Obsessive Compulsive Disorder
Rituals are part of our everyday lives. Getting dressed in the morning, cleaning house and checking the oven to make sure you have turned it off are normal behaviors. For some people, however, rituals are the mind’s way of blocking out upsetting thoughts. They may wash their hands repeatedly to rid them of invisible contaminants or repeatedly check their wallet for fear that a twenty-dollar bill may have slipped away unnoticed. These repetitive acts go beyond healthy routines and can often interfere with work, friends, and family life.
Thought to be an anxiety disorder that causes ordinary worries and doubts to amplify, about 2.2 million adults are affected by an obsessive-compulsive disorder (OCD) according to the National Institute of Mental Health. Men and women are diagnosed equally, with about one-third reporting symptoms as early as childhood. Individuals with obsessive-compulsive disorder may or may not realize that their ritualistic behavior is senseless, but they are powerless to stop it. For instance, someone may go through a door several times until they get it “just right.” A child may take longer on a test because she keeps erasing check marks to make them look “perfect.” Often, individuals diagnosed with obsessive-compulsive disorder have difficulties getting to work or school because of the time lost on their rituals. For instance, they may repeatedly dress and undress to perfect the routine and never make it out the door.
You might have an obsessive-compulsive disorder if rituals, such as cleaning your house several times a day or worrying obsessively that you or someone in your family may get hurt are interfering with your daily life. Although consumed by their habits, those diagnosed may also have intrusive thoughts about hurting themselves or others or having impulses to do socially unacceptable things following rituals.
Some individuals with obsessive-compulsive disorder are preoccupied with life order. Others have a difficult time throwing away things and may result to hoarding. While some people refer to themselves as “pack rats” and keep a lot of possessions in an attic, garage, or spare bedroom, hoarders often have so many objects in their homes that they must walk on them or over them to go from one room to another. The clutter eventually takes over their lives. OCD is often associated with motor tics or twitches, ADHD, eating disorders, or bipolar disorder; if left untreated, it can become emotionally debilitating.
Individuals with obsessive-compulsive disorder often use drugs or alcohol to cope with their symptoms, making it important to seek help from a trained professional who can accurately diagnose the problems and prescribe the right course of treatment.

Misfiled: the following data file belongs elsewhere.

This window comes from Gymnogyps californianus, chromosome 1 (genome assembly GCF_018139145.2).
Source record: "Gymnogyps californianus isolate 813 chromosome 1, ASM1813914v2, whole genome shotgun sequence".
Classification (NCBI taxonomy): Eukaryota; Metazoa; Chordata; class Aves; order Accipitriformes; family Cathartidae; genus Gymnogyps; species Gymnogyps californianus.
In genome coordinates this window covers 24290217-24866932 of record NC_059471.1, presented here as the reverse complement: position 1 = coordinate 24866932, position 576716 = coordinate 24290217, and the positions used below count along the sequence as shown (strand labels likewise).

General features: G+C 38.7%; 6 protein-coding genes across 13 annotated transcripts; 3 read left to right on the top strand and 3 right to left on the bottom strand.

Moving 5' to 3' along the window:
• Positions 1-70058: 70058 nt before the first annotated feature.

Below is a list of some of the common symptoms of obsessive-compulsive disorder:
An obsession is a recurrent impulse, thought, or image that the individual cannot seem to escape. Even though they may view these thoughts as senseless, they tend to interfere most when the focus is on something else.
Here are a few of the obsessions and symptoms that someone with OCD may exhibit:
- Preoccupation with dirt and germs
- Images of hurting his/her child
- Excessive focus on religion
- Obsession with order
- Sexually explicit thoughts
- Fear of losing things
- The impulse to shout obscenities
- Compulsive hair pulling
- Making mistakes
- Fear of touching objects that have been touched
- Anxiety over hurting oneself or others
- Dermatitis due to hand washing
- Excessive focus on morality
- Obsession with superstitions
- Intrusive violent thoughts or images
- Fear for safety
- Skin lesions (due to picking)
- Fear of “unlucky” numbers
- Fear of doing something bad
A repetitive thought or action used to relieve anxiety, for instance, a preoccupation with a fear of contamination, he may wash his hands continuously to reduce those feelings. However, the compulsive acts usually provide only temporary relief from the obsession.
Here are a few of the compulsions and symptoms that someone with OCD may exhibit:
- Ritualistic counting
- Hoarding possessions
- Obsessive “checking
- Repetitive motions or activities
- Repeatedly checking the stove
- Obsessive cleaning
- Placing items “in order”
- Need for constant reassurance
- Washing skin until it becomes raw
- Counting in patterns
(Because these symptoms in and of themselves do not always indicate the presence of an obsessive-compulsive disorder, please contact your physician or mental health treatment provider in order to obtain an accurate diagnosis.)
Obsessive-compulsive disorder can be successfully managed but must be individualized based on the causes and symptoms. Most cases of OCD are treated with a combination of the following treatments:
- Behavioral Therapy to change unproductive behaviors and learn appropriate coping skills
- Exposure and Relapse Prevention or ERP is a specific set of skills to expose the individual to his or her fears and resist the compulsions. By going through a hierarchy of increasingly difficult tasks these techniques gradually decrease anxiety to the point of extinguishing the link between obsessions and compulsions.
- Medications can include selective serotonin uptake blockers (SSRI’s) like Prozac, Zoloft, Anafranil, Paxil, Luvox and others that correct serotonin circuits in the brain.
If you suspect that you or a loved one may have an obsessive-compulsive disorder, please contact a licensed mental health provider for diagnosis and treatment.